CAPR Comment to Department of Interior for Wolf Delisting
June 13, 2019 by Cindy Alia
The deadline is fast approaching for commenting on Wolf Delisting, here you can see comments submitted by CAPR on May13, 2019.
DEPARTMENT OF THE INTERIOR Fish and Wildlife Service 50 CFR Part 17 [Docket No. FWS–HQ–ES–2018–0097; FXES11130900000C2–189–FF09E32000] RIN 1018–BD60 Endangered and Threatened Wildlife and Plants; Removing the Gray Wolf (Canis lupus) From the List of Endangered and Threatened Wildlife
Citizens’ Alliance for Property Rights 718 Griffin Avenue, # 7 Enumclaw. WA 98022
Comments on rule-making document Docket No. FWS-HQ-ES-2018-0097
Citizens’ Alliance for Property Rights, (CAPR) is a non-partisan organization located in Washington State, and has membership throughout the State. Members share their collective experience, tools, and expertise, and translate that collaborative experience into collaborative action. Commenting on proposed rules reflects combined interests and concerns as expressed by CAPR members, affiliates, and a wide range of communities throughout the State of Washington.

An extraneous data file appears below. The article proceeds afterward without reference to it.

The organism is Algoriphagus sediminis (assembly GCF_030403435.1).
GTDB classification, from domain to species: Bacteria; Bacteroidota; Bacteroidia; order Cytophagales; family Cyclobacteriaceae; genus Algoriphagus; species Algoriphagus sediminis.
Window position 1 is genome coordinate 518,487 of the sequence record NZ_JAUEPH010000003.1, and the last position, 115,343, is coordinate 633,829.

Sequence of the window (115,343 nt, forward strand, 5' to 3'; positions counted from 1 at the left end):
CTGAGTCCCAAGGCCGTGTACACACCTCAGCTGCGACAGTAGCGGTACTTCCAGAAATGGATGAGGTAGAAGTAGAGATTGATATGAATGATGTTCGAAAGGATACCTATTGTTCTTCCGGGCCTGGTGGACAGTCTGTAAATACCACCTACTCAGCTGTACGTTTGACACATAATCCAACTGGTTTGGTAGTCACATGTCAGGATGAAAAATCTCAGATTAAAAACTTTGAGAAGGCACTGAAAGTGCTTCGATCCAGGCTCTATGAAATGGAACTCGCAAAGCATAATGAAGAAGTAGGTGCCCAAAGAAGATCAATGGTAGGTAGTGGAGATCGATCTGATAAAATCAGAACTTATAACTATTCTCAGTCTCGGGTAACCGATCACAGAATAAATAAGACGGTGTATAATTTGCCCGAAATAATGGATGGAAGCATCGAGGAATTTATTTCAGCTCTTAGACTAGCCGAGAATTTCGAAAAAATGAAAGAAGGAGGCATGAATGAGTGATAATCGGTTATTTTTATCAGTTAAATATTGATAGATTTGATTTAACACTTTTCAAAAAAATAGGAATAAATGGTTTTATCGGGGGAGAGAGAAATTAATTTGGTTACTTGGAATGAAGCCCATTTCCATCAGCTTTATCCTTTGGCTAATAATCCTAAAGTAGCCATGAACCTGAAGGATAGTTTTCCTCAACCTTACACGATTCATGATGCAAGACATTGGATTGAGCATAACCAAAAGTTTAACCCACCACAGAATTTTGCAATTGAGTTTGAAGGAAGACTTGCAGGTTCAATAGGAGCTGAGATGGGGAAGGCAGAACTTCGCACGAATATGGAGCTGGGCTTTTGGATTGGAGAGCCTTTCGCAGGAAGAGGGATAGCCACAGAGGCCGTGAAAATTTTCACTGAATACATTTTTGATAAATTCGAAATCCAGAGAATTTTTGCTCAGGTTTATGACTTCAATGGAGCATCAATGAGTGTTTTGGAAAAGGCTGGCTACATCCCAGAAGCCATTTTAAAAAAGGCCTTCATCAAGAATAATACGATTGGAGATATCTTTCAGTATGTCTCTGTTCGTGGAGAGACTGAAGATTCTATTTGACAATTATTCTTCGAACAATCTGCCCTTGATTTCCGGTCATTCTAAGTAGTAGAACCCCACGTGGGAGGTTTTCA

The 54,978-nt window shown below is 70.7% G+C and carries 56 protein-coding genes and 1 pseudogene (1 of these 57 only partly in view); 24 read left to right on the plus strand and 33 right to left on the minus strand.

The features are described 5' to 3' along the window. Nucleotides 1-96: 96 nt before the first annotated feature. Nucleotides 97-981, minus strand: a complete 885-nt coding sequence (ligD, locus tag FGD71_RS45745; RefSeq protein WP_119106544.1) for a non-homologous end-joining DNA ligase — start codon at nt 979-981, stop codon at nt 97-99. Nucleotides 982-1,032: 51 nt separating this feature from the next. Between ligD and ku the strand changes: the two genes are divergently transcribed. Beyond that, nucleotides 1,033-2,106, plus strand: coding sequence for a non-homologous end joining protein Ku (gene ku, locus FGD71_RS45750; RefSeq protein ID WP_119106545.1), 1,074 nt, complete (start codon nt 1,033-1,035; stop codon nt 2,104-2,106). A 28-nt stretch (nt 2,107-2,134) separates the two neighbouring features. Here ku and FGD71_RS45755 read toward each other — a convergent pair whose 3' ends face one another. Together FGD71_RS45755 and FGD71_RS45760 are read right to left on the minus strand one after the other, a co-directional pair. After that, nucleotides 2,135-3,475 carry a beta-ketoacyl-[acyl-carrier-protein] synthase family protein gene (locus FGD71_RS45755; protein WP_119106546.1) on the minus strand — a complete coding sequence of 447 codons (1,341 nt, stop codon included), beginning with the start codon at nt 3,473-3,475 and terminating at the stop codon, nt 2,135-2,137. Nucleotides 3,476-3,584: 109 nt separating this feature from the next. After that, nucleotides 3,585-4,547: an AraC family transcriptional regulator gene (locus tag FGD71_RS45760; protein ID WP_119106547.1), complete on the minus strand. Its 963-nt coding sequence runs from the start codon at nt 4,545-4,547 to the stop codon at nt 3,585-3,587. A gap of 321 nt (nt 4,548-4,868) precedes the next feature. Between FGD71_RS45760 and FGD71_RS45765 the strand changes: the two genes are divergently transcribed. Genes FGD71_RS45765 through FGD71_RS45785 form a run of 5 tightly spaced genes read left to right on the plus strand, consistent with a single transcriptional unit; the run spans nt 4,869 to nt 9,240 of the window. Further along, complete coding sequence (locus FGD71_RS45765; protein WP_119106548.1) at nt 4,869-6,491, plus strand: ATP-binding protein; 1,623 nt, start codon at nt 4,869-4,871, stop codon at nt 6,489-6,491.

CAPR supports, and is in favor of the proposed Federal Rule, Docket No. FWS-HQ-ES-2018-0097
Current wolf-pack habitat use in Washington is based on the mean home ranges of 15 packs with known territories. While 27 packs are known to occur in Washington adequate data has not been compiled to estimate home ranges of 12 of the known packs. CAPR anticipates a federal delisting leading to a comprehensive state-wide focused management plan would result in intensified documentation and management of wolf populations that will result in a more complete understanding of the establishment of self-sustaining wolf populations throughout all regions of Washington State.
Kelly Susewind, the Washington Department of Fish and Wildlife director, submitted a letter commenting on the U.S. Fish and Wildlife Services proposed rule, Docket No. FWS-HQ-ES-2018-0097. Director Susewind stated “The Department finds the USFWS proposal to remove gray wolves from the federal List of endangered and Threatened Wildlife and return management authority in the western two-thirds of Washington to the Department appropriate and timely,”.